Farmer pressure

Agriculture employs about half of India’s population of 1.3 billion, and unrest among an estimated 150 million landowning farmers worries the government.

Nine rounds of talks with farmers’ unions have failed to end the protests, as farm leaders rejected the government’s offer to delay the laws for 18 months, making a push for repeal instead.

The government says that the farmers have been manipulated by opposition parties which have largely backed the rural campaign.

“The farm organisations have a very strong hold,” said Ambar Kumar Ghosh, an analyst at New Delhi think tank the Observer Research Foundation.

“They have the resources to mobilise support, and to continue the protest for a long time. They have also been very successful in keeping the protest really focused.”
‘National embarrassment’

All over the city, security forces fired tear gas and staged baton charges.

But the farmers also laid into police with branches and metal bars and hijacked buses that had been used to block their convoys.

The US embassy released a “security alert” warning American nationals to avoid trouble zones.

The government had opposed the rally saying it would be a “national embarrassment” on Republic Day. Police allowed the demonstration if farmers waited until after the military parade and kept to a route away from central Delhi.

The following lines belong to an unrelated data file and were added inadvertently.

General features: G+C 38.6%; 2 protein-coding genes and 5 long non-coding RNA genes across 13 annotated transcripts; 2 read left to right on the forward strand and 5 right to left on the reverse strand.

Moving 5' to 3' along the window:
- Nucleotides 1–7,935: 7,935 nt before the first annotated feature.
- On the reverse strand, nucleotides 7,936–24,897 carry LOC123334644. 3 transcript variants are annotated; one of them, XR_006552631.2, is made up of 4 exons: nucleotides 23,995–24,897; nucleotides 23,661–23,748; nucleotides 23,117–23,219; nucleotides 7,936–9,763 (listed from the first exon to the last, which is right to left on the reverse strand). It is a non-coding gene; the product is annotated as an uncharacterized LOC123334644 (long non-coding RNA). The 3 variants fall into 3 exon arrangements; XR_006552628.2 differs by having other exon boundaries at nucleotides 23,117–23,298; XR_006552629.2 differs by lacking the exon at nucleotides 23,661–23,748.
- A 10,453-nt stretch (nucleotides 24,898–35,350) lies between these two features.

But the security was breached while Modi and other dignitaries watched tanks and troops pass along the Rajpath boulevard while newly acquired Rafale fighter jets flew overhead.

Modi waved to crowds and was driven back to his residence barely 30 minutes before the fleets of tractors took over the centre.
Popular support

“We are going to show the government that we mean business,” said protester Nareesh Singh as he revved up his tractor and drove into a cloud of tear gas.

Farmers’ leaders say they have enough supplies to keep their protest camps going for a year. The leaders said the police had provoked the farmers into violence.

In a statement, police replied that they had to act after the farmers broke the conditions for the rally.

“When you attack a peaceful protest, then difficulties for the government will surely increase,” union leader Kawalpreet Singh Pannu told AFP.

“This won’t stop here. Our movement and message have only become stronger.”

He said a new protest would be held on February 1 outside parliament when the government announces its budget.

On one main road, people on rooftops threw petals on the tractor convoys.

Elsewhere people cheered and applauded as farmers went past waving Indian flags and blowing horns.

India showcases its military hardware with a parade every year on Republic Day, which marks the adoption of its constitution in 1950.

This year’s ceremonies went ahead despite security concerns.

The parade was cut back because of the coronavirus pandemic, with the number of spectators reduced from 125,000 to 25,000.

Smaller farmer demonstrations were held in Mumbai and Bangalore and in the rural state of Haryana.